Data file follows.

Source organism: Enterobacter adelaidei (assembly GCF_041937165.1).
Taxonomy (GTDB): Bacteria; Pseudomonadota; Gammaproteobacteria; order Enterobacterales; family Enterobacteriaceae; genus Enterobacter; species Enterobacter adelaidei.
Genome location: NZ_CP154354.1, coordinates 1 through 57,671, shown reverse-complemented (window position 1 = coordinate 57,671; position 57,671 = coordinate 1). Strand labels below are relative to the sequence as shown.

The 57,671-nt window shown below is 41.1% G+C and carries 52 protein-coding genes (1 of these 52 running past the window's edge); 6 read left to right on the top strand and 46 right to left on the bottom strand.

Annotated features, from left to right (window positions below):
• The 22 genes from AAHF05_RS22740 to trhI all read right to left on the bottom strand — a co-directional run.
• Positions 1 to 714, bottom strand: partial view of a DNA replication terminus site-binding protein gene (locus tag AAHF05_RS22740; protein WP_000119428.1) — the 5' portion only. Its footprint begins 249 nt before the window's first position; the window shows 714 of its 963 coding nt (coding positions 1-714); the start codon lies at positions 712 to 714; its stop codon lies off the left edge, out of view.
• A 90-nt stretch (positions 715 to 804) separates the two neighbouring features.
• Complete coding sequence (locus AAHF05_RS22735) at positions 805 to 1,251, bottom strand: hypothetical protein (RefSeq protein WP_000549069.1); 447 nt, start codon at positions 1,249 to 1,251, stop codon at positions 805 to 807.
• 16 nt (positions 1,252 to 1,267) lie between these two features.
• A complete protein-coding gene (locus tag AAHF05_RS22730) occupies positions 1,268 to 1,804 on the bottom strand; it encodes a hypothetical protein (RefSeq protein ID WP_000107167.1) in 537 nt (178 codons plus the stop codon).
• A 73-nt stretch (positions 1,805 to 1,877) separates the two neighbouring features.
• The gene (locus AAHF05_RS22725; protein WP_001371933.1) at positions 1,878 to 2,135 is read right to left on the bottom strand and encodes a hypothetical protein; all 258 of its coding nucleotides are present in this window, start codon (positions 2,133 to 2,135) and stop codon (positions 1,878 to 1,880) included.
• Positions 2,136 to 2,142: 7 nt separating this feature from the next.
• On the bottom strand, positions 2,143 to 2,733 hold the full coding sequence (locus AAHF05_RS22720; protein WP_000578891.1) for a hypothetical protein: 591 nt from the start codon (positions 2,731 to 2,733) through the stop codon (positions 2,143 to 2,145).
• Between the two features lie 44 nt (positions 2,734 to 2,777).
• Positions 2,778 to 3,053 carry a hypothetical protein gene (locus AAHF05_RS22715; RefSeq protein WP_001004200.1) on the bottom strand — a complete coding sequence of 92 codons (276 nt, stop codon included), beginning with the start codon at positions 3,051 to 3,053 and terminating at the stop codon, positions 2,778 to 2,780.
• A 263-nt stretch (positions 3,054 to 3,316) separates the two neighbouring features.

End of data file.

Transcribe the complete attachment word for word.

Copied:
Source organism: Enterobacter adelaidei (assembly GCF_041937165.1).
Taxonomy (GTDB): Bacteria; Pseudomonadota; Gammaproteobacteria; order Enterobacterales; family Enterobacteriaceae; genus Enterobacter; species Enterobacter adelaidei.
Genome location: NZ_CP154354.1, coordinates 1 through 57,671, shown reverse-complemented (window position 1 = coordinate 57,671; position 57,671 = coordinate 1). Strand labels below are relative to the sequence as shown.

The 57,671-nt window shown below is 41.1% G+C and carries 52 protein-coding genes (1 of these 52 running past the window's edge); 6 read left to right on the top strand and 46 right to left on the bottom strand.

Annotated features, from left to right (window positions below):
• The 22 genes from AAHF05_RS22740 to trhI all read right to left on the bottom strand — a co-directional run.
• Positions 1 to 714, bottom strand: partial view of a DNA replication terminus site-binding protein gene (locus tag AAHF05_RS22740; protein WP_000119428.1) — the 5' portion only. Its footprint begins 249 nt before the window's first position; the window shows 714 of its 963 coding nt (coding positions 1-714); the start codon lies at positions 712 to 714; its stop codon lies off the left edge, out of view.
• A 90-nt stretch (positions 715 to 804) separates the two neighbouring features.
• Complete coding sequence (locus AAHF05_RS22735) at positions 805 to 1,251, bottom strand: hypothetical protein (RefSeq protein WP_000549069.1); 447 nt, start codon at positions 1,249 to 1,251, stop codon at positions 805 to 807.
• 16 nt (positions 1,252 to 1,267) lie between these two features.
• A complete protein-coding gene (locus tag AAHF05_RS22730) occupies positions 1,268 to 1,804 on the bottom strand; it encodes a hypothetical protein (RefSeq protein ID WP_000107167.1) in 537 nt (178 codons plus the stop codon).
• A 73-nt stretch (positions 1,805 to 1,877) separates the two neighbouring features.
• The gene (locus AAHF05_RS22725; protein WP_001371933.1) at positions 1,878 to 2,135 is read right to left on the bottom strand and encodes a hypothetical protein; all 258 of its coding nucleotides are present in this window, start codon (positions 2,133 to 2,135) and stop codon (positions 1,878 to 1,880) included.
• Positions 2,136 to 2,142: 7 nt separating this feature from the next.
• On the bottom strand, positions 2,143 to 2,733 hold the full coding sequence (locus AAHF05_RS22720; protein WP_000578891.1) for a hypothetical protein: 591 nt from the start codon (positions 2,731 to 2,733) through the stop codon (positions 2,143 to 2,145).
• Between the two features lie 44 nt (positions 2,734 to 2,777).
• Positions 2,778 to 3,053 carry a hypothetical protein gene (locus AAHF05_RS22715; RefSeq protein WP_001004200.1) on the bottom strand — a complete coding sequence of 92 codons (276 nt, stop codon included), beginning with the start codon at positions 3,051 to 3,053 and terminating at the stop codon, positions 2,778 to 2,780.
• A 263-nt stretch (positions 3,054 to 3,316) separates the two neighbouring features.